I should start out by disclaiming that I am kind of a Brad Bird megafan, coming just short of having a framed picture of the director on my mantelpiece. When I review subpar kids’ movies for this site, I frequently have to rewrite my conclusions to be something other than just “Watch The Iron Giant/The Incredibles again instead of this.” The former is one of my all-time favorites, and the latter, together with Up and Ratatouille, is perhaps the defining film of Pixar’s Golden Age. (Oh—and Bird was responsible for Ratatouille, too.) And Mission Impossible: Ghost Protocol continued the series with not just a good installment, but maybe the best of the bunch.
And, on paper, Tomorrowland is pretty similar to all of those movies. It’s got spy-thriller bits, action scenes, heartwarming interfamilial moments, and a moment of devastating social commentary that will make the audience so quiet you could hear a pin drop.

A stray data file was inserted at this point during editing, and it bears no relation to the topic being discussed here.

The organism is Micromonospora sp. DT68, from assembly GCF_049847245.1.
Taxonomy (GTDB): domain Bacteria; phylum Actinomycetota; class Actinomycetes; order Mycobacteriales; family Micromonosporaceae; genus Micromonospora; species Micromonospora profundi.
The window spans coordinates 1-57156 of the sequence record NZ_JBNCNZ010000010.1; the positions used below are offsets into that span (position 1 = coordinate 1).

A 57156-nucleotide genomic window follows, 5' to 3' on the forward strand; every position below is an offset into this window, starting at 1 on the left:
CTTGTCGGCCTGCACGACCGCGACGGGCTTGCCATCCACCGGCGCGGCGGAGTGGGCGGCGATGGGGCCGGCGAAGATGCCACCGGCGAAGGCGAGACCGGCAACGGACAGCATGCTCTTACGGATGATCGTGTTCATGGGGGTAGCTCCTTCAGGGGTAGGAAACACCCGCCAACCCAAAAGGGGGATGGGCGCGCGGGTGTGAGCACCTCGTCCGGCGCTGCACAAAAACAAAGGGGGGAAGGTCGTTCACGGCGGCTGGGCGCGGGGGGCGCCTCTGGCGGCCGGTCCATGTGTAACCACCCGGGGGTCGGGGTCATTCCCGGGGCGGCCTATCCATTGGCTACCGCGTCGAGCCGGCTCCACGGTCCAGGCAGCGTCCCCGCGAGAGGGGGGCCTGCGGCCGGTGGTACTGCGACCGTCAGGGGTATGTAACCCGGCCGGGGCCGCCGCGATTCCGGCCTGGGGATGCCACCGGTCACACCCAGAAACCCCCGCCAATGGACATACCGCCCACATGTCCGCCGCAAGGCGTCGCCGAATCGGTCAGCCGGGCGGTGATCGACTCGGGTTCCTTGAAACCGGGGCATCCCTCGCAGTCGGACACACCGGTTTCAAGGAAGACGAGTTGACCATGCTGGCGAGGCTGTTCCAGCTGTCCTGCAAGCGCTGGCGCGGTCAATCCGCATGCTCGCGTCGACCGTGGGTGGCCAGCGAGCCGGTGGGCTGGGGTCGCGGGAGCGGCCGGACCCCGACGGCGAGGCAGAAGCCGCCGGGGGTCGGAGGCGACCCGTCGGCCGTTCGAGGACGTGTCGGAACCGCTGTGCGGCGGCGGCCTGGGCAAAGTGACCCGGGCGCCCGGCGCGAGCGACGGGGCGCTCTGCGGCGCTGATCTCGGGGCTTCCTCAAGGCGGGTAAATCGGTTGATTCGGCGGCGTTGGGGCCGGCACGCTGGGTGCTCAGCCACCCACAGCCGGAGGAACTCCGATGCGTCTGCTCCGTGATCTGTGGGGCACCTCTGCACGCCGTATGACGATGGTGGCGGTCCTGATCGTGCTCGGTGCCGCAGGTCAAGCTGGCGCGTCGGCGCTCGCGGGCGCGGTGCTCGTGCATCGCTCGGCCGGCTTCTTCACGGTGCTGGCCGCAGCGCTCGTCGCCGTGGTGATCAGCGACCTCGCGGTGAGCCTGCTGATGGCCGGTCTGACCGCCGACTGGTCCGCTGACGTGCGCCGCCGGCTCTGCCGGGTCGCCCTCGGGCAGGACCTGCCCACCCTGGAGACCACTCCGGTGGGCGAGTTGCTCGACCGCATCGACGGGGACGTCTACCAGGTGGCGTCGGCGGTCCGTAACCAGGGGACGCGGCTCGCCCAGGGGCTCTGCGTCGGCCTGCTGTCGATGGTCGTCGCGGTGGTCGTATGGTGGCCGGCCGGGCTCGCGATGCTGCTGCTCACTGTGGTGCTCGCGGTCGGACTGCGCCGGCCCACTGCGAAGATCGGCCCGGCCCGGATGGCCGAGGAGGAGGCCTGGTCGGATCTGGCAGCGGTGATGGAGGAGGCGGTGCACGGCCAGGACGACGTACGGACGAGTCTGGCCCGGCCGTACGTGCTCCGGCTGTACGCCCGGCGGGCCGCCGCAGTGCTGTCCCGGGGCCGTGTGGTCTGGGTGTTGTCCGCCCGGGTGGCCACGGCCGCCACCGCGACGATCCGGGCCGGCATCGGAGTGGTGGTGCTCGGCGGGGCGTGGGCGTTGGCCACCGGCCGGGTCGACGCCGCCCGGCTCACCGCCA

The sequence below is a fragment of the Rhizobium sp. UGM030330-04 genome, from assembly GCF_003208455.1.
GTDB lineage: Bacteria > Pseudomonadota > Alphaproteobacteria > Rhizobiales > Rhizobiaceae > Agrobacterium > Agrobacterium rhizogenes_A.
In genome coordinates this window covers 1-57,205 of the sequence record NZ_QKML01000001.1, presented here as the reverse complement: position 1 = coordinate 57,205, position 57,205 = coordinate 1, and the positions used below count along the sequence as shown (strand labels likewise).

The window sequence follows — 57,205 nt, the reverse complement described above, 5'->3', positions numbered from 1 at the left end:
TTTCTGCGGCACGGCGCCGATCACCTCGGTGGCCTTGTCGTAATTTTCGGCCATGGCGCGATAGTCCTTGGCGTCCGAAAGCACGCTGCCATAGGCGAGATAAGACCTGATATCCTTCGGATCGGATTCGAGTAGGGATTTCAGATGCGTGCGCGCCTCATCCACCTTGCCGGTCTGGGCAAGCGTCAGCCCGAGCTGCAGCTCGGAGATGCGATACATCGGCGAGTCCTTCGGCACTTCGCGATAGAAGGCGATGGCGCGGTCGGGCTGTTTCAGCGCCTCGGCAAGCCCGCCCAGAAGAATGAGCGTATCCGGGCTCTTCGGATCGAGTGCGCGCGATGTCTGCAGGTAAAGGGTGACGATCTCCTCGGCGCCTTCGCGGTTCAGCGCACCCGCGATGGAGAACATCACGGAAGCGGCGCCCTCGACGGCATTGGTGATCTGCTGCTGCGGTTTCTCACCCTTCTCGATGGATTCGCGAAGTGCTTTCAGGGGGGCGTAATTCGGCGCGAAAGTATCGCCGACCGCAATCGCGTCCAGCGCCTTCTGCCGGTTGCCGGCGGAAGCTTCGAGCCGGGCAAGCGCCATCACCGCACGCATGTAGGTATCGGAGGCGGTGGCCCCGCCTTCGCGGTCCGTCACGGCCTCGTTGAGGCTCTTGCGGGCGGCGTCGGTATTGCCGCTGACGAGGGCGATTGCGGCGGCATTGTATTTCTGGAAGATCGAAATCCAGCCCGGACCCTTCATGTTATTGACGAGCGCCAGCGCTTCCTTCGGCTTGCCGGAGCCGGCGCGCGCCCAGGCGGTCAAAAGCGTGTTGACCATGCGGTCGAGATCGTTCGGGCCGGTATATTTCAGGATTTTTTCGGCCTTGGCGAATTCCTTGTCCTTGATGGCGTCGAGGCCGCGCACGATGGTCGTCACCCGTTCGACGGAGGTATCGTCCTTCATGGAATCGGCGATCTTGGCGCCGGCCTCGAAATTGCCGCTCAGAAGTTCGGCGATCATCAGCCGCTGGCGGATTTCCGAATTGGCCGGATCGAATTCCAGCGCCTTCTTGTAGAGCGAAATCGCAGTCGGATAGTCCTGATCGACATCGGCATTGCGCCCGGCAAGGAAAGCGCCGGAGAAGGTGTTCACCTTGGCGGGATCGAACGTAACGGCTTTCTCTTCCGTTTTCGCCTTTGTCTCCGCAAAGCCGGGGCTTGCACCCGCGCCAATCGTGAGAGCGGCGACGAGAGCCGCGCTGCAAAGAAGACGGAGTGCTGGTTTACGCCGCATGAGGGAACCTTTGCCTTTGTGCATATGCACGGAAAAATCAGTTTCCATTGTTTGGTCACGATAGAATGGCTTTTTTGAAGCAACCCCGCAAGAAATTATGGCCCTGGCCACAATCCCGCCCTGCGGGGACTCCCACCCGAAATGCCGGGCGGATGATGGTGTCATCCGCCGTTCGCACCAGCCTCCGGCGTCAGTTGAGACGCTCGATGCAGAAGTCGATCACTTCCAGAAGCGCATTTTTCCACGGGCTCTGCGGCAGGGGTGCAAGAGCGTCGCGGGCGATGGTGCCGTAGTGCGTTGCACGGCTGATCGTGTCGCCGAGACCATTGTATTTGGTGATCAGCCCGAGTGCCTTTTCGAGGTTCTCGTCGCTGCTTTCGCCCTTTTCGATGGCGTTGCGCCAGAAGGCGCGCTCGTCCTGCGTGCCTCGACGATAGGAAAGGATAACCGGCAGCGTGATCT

However, there’s something about Tomorrowland that is distinctly different from Bird’s past filmography. When I say that it sounds good on paper, it turns out that, in practice, that’s the only place it works. This isn’t for a lack of Bird’s traditional touches, but because of their overabundance.
Tomorrowland, no matter how you choose to situate it with respect to Bird’s past movies, is overwhelmingly a product of its time—and, because of that, it highlights a problem with a whole slew of recent films.
Tomorrowland skips back and forth between multiple timelines—and even dimensions—but the gist is this: Casey Newton (Britt Robertson) wants the world to be a better place. Having had an obsession with space travel since she ...1
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